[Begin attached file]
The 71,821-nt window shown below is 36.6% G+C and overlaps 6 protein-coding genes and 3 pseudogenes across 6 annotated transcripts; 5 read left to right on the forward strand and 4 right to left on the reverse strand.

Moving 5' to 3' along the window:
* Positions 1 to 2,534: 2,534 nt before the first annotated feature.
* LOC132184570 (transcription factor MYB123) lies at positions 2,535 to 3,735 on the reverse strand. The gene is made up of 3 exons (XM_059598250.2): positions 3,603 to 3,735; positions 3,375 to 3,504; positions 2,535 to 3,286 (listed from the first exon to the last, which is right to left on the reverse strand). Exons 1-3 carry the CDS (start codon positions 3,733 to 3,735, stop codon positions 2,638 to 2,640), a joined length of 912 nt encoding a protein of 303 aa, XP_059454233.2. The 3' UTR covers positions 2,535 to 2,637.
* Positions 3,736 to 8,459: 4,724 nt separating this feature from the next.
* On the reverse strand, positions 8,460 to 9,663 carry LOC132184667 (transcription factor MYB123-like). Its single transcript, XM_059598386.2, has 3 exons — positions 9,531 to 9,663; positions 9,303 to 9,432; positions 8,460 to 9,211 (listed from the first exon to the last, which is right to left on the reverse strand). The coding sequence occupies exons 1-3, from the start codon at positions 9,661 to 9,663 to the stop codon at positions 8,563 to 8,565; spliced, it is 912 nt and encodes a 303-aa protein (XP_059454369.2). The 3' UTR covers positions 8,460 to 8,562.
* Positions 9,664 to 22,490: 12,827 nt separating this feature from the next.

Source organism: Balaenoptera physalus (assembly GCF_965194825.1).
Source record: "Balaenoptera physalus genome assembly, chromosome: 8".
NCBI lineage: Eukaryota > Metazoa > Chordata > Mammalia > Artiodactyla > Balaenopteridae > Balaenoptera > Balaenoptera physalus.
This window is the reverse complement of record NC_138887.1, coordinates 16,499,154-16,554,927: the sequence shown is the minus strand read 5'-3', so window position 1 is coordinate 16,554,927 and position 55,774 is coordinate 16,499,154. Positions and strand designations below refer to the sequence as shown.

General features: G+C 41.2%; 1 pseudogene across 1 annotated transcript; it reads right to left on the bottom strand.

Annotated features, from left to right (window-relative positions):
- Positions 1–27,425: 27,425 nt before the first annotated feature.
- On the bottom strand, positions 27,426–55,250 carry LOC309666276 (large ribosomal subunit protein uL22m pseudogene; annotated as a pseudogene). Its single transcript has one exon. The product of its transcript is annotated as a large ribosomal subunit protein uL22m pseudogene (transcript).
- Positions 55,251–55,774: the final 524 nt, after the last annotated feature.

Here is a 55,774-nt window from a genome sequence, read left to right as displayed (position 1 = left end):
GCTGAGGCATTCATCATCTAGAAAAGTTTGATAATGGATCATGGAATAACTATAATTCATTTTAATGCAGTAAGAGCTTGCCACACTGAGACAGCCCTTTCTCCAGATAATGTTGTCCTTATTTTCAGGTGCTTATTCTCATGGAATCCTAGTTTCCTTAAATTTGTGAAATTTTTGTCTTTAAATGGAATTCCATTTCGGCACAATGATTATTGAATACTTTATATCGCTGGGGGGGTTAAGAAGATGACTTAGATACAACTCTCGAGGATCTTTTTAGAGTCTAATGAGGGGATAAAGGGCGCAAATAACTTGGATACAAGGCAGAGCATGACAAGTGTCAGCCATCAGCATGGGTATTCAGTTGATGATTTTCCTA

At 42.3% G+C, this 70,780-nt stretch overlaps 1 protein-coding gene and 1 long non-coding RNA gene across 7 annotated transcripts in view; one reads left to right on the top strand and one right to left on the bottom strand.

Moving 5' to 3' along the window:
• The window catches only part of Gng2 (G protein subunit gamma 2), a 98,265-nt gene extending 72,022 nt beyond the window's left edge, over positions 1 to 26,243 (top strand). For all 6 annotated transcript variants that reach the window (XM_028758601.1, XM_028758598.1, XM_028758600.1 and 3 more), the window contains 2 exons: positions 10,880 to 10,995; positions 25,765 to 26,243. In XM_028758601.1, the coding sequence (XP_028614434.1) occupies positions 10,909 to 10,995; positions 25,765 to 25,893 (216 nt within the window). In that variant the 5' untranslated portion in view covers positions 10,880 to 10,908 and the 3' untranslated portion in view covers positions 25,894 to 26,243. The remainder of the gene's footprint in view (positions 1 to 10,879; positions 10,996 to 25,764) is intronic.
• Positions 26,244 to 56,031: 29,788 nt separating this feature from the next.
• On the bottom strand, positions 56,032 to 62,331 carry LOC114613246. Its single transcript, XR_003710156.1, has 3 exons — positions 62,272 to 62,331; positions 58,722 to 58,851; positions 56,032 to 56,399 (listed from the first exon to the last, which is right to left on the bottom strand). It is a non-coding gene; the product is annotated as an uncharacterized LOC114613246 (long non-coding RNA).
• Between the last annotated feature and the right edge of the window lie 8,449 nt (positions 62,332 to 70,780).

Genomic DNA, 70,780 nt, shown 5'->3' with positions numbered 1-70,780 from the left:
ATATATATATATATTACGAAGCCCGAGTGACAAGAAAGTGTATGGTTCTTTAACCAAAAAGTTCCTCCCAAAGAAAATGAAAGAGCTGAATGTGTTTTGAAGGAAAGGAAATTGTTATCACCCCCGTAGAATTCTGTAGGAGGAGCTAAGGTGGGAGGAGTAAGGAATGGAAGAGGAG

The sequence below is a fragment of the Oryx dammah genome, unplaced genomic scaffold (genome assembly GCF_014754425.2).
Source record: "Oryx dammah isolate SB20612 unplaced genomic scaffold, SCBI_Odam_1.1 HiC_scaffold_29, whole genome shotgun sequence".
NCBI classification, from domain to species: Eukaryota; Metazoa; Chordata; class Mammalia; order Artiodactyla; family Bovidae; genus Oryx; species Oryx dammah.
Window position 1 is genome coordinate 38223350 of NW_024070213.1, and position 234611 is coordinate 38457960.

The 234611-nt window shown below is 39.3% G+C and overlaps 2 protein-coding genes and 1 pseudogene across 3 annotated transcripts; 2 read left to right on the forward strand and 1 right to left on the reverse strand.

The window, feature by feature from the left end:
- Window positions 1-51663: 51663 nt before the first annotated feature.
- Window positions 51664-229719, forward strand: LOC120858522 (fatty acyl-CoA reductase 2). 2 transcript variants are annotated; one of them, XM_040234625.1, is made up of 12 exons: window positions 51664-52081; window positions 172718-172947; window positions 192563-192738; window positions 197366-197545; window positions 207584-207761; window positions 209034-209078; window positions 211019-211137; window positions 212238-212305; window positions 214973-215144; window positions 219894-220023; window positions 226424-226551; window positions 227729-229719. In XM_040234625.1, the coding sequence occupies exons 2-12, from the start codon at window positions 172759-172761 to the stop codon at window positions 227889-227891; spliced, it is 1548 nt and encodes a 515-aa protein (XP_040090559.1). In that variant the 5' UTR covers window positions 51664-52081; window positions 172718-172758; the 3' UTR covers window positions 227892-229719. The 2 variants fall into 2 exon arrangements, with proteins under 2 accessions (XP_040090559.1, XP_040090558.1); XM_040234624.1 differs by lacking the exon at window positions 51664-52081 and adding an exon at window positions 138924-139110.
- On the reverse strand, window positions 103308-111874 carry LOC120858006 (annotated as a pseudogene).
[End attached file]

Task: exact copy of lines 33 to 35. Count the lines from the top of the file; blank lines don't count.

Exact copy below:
- Window positions 1-51663: 51663 nt before the first annotated feature.
- Window positions 51664-229719, forward strand: LOC120858522 (fatty acyl-CoA reductase 2). 2 transcript variants are annotated; one of them, XM_040234625.1, is made up of 12 exons: window positions 51664-52081; window positions 172718-172947; window positions 192563-192738; window positions 197366-197545; window positions 207584-207761; window positions 209034-209078; window positions 211019-211137; window positions 212238-212305; window positions 214973-215144; window positions 219894-220023; window positions 226424-226551; window positions 227729-229719. In XM_040234625.1, the coding sequence occupies exons 2-12, from the start codon at window positions 172759-172761 to the stop codon at window positions 227889-227891; spliced, it is 1548 nt and encodes a 515-aa protein (XP_040090559.1). In that variant the 5' UTR covers window positions 51664-52081; window positions 172718-172758; the 3' UTR covers window positions 227892-229719. The 2 variants fall into 2 exon arrangements, with proteins under 2 accessions (XP_040090559.1, XP_040090558.1); XM_040234624.1 differs by lacking the exon at window positions 51664-52081 and adding an exon at window positions 138924-139110.
- On the reverse strand, window positions 103308-111874 carry LOC120858006 (annotated as a pseudogene).